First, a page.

Overactive or underactive: Your thyroid guide

The thyroid gland plays a major role in our health, but it doesn’t always function as it should. Here’s how to find out if your thyroid is overactive or underactive. 

The thyroid’s role 

The thyroid gland is part of the endocrine system.

It sits at the base of the throat and produces hormones, the two primary ones being thyroxine (T4) and tri-iodothyronine (T3) which control metabolism.

Not only do these hormones regulate the body’s weight, but they also control such vital functions as breathing, temperature control and heart rate.

What causes thyroid issues?

Too much or too little of these hormones in your body can cause thyroid issues, affecting your general health and causing symptoms such as weight loss or weight gain.

Symptoms vary depending on whether you have an overactive or underactive thyroid (see below for a list of signs to look out for).

If you do have an issue with your thyroid, you’re certainly not alone.

Thyroid issues occur in 10 per cent of the population, mostly in people over the age of 40.

Autoimmune disorders such as Hashimoto’s disease can cause thyroid problems, as can a deficiency in iodine.

Viral and bacterial inflammation can disrupt the thyroid, with benign and malignant tumours on the thyroid gland also causing issues.

There are genetic factors, and pregnancy can also be a cause – some women develop gestational thyroid disorders.

Women who have Graves’ disease have a 1 to 5 per cent risk of developing fetal hyperthyroidism (an overactive thyroid).

More women experience thyroid issues than men do. Endocrinologist Dr Stephen Thornley estimates it to be around the 10 to one mark.

While it’s unclear why women are more susceptible than men, naturopath and nutritionist Jess Blair says it’s believed there is a connection between female hormones and thyroid health.

Estrogen dominance (which can occur after progesterone levels decline, which generally starts happening around the age of 35) is thought to be linked to thyroid problems.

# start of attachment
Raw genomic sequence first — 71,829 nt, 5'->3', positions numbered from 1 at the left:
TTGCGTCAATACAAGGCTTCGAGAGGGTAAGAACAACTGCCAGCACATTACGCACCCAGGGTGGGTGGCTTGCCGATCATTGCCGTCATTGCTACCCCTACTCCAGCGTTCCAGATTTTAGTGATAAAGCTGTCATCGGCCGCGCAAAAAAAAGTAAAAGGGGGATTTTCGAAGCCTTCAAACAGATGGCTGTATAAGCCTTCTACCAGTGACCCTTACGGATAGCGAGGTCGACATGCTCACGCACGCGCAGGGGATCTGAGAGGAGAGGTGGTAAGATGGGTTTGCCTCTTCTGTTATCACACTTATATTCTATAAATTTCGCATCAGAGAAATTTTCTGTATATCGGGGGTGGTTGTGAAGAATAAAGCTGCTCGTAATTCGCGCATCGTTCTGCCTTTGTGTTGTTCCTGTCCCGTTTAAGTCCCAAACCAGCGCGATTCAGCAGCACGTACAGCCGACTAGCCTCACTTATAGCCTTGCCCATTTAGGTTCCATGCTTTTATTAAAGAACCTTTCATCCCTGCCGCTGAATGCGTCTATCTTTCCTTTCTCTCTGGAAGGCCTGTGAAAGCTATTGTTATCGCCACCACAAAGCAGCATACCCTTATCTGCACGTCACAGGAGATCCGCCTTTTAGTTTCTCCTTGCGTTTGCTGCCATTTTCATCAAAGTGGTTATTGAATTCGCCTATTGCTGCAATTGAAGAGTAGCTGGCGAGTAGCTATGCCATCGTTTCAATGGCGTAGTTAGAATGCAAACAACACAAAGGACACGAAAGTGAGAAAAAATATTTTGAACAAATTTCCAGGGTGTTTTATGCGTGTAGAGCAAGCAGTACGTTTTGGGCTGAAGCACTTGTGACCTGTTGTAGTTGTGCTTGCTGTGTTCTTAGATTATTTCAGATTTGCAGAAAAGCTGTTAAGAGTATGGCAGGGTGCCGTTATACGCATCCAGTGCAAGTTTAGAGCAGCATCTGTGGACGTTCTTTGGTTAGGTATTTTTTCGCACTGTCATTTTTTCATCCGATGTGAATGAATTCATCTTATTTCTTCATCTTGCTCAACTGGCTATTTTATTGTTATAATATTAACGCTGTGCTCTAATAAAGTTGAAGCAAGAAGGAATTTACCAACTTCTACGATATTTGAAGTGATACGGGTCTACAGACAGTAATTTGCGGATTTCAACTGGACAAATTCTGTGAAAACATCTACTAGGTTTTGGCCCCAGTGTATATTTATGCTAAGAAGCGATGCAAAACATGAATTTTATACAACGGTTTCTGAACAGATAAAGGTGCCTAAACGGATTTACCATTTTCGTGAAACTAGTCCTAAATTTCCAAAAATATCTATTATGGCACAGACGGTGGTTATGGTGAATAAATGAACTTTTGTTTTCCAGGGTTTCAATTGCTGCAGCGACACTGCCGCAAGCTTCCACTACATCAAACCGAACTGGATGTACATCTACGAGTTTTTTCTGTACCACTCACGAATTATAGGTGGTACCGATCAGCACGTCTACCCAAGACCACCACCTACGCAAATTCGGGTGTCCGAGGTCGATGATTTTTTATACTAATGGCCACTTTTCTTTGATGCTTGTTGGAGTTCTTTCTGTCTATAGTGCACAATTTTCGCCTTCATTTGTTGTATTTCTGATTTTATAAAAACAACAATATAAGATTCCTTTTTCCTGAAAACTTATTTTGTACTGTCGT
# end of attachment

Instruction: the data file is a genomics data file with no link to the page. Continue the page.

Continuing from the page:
But how do you know if your thyroid is working as it should? 

Signs and symptoms of thyroid problems

Perhaps you’ve noticed a change in your body, tiredness, constipation or perhaps diarrhoea, increased sensitivity to the cold or heat.

If so, a visit to your doctor and a blood test is recommended to check the functioning of your thyroid.

As most thyroid disease is genetic, if you have a family history of thyroid disease, it’s worth being proactive.

“Diagnosis often comes down to a good GP thinking about thyroid disease or the patient doing some research,” says Dr Thornley.

Overactive thyroid (hyperthyroidism) 

As the name suggests, an overactive thyroid produces more hormones than are needed.

Signs to look out for:

  • Nervousness
  • Rapid weight loss
  • Irregular or fast beating heart
  • Tremors
  • Heat intolerance
  • Thinning hair
  • Diarrhoea

Underactive thyroid (hypothyroidism)

On the flipside, an underactive thyroid doesn’t produce enough hormones.

Signs to look out for:

  • Unexplained weight gain
  • Intolerance to the cold
  • Difficulty concentrating
  • Fatigue
  • Depression
  • Slower heart rate
  • Change of bowel movements (often slower digestion) 

How thyroid problems are treated

Dr Thornley says an overactive thyroid can be treated with medicine or surgery, depending on the cause.

For an underactive thyroid, a thyroxine supplement is sometimes prescribed.

Jess says a naturopath can help balance hormones, while a nutritionist can advise on the best foods to eat to support thyroid health.

“Sufficient iodine is needed for a well-functioning thyroid,” she says.

“Diet, lifestyle, supplements and herbs can really help with the health of the patient and eliminate symptoms.”

“Medication however is sometimes necessary in conjunction with natural therapies and work well together.”

Written by Samantha Allemann.